Microfilm

Freeborn Garrettson (1752-1827) became a Methodist minister due to the influence of Bishop Francis Asbury. He opposed slavery and freed his own slaves when he began his ministry. He was instrumental, along with Asbury, in organizing the Methodist Episcopal Church.

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The papers of Lewis Tappan, merchant and abolitionist, consist of correspondence, letterbooks, journals, notebooks, clippings, photocopies, notes, and miscellanea. The journals and notebooks, which date from 1814-1869, document Tappan’s activities in the antislavery movement. The bulk of the correspondence consists of copies of Tappan’s outgoing letters. Originals are in the Library of Congress, Washington, D.C.

Mary Estlin was the daughter of John B. Estlin (1785-1855), a prominent opthalmic surgeon of Bristol, England, a Unitarian reformer and anti-slavery supporter. She was a member of the Bristol and Clifton Auxiliary Ladies Anti-Slavery Society and maintained an extensive correspondence with fellow abolitionists in the United States. After the Civil War she transferred her energies to the Women’s Rights campaign.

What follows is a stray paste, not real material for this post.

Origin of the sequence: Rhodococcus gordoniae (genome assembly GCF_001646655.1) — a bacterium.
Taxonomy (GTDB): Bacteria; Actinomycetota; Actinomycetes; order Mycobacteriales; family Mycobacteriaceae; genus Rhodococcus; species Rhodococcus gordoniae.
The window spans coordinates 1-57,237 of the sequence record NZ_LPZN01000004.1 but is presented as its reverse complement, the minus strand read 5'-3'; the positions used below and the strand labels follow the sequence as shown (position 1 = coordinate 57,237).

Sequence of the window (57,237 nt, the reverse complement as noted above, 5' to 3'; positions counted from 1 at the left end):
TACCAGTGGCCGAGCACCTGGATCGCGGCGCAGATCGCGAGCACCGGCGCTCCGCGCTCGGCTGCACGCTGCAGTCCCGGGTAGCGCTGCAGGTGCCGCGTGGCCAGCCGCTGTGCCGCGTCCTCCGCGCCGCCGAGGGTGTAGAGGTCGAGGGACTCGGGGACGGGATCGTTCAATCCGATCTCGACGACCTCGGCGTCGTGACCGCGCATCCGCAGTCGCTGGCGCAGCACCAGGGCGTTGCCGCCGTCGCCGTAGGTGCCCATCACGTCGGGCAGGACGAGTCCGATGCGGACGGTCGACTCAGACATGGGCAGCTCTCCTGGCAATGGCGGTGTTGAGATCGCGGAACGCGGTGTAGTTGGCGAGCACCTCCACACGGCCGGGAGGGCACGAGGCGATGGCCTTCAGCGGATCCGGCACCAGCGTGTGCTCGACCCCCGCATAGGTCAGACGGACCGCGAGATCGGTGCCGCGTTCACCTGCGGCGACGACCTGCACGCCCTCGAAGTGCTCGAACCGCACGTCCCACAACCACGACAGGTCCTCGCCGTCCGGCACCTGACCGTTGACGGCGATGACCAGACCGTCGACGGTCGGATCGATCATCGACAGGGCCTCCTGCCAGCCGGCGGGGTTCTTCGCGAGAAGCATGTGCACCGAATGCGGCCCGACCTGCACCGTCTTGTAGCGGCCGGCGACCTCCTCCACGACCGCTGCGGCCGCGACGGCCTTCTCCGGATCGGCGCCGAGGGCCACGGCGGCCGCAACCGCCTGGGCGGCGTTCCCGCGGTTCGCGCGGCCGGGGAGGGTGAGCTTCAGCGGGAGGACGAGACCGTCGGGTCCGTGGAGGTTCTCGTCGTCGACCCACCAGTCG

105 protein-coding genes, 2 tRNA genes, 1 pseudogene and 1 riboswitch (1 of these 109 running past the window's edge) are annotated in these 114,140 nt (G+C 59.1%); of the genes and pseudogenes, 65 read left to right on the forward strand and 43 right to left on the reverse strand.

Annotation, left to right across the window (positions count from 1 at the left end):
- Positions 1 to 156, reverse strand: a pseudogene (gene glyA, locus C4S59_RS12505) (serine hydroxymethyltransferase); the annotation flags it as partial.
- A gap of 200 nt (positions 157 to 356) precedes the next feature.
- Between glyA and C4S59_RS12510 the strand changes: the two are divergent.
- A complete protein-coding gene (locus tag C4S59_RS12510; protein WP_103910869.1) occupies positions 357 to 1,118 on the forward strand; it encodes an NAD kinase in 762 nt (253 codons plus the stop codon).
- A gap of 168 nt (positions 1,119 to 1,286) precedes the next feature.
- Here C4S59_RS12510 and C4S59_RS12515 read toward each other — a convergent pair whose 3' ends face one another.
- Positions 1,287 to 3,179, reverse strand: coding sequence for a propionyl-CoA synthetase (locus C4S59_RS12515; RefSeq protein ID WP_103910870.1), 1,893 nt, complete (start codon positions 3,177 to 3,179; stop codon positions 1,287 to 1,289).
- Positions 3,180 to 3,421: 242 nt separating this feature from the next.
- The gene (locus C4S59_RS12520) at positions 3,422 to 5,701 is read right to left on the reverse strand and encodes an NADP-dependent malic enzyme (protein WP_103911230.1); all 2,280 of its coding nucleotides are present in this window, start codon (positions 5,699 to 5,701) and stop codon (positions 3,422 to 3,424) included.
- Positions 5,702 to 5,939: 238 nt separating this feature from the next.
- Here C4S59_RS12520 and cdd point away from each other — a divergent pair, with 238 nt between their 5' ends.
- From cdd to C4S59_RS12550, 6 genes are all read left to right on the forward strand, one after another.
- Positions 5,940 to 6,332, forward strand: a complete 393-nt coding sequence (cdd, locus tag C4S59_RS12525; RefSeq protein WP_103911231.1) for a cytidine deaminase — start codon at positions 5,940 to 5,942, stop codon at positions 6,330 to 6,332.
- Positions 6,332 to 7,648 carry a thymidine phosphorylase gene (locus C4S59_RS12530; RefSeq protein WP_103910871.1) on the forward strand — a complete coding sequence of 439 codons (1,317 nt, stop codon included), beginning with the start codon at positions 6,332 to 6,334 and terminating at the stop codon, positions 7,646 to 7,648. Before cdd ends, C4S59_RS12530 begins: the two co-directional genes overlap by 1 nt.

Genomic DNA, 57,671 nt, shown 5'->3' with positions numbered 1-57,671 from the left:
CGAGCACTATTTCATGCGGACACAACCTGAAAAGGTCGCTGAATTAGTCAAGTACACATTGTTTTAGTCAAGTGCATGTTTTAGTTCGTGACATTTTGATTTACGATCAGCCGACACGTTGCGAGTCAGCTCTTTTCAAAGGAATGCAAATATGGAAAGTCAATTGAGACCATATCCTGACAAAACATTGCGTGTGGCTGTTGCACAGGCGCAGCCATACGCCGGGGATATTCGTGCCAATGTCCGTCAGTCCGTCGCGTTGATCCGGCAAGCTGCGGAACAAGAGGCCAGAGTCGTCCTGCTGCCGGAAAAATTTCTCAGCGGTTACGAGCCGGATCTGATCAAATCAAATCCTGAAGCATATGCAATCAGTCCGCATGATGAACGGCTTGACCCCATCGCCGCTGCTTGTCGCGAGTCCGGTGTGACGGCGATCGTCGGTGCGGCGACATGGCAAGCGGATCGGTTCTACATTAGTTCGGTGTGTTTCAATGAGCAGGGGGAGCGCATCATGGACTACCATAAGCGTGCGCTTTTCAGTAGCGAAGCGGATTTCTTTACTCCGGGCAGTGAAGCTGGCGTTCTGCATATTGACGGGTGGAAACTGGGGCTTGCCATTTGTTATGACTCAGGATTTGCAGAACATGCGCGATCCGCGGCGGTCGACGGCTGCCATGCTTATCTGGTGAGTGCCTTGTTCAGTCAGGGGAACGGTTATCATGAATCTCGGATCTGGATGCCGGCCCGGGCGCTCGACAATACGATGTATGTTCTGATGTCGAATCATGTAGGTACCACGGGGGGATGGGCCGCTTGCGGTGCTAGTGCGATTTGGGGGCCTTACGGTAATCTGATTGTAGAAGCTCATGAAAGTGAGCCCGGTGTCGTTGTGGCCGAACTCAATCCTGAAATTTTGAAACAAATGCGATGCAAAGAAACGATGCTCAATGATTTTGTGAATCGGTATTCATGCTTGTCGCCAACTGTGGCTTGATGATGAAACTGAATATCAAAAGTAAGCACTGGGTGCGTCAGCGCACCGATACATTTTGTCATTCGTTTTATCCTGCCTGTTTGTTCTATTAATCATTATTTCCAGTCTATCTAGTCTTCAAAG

The papers consist of correspondence, minutes, financial records, records of manumission and emigration, reports of colonial agents, pamphlets and books on the colonization movement, copies of the Maryland Colonization Journal and the Liberia Herald, and census records of Maryland in Liberia. The materials shed light on race relations and socioeconomic conditions in antebellum America and are a source of information on the founding of Liberia. The complete collection is available online.

The collection contains material on the capture, trial, and release of the Amistad captives who were illegally sold into slavery. The collection consists of diaries, letters, court and government records, and newspaper accounts of the case; secondary accounts of the case; and background information on Africa, Cuba, the slave-trade, similar cases, slavery in the United States, and abolitionist sentiment in the North.

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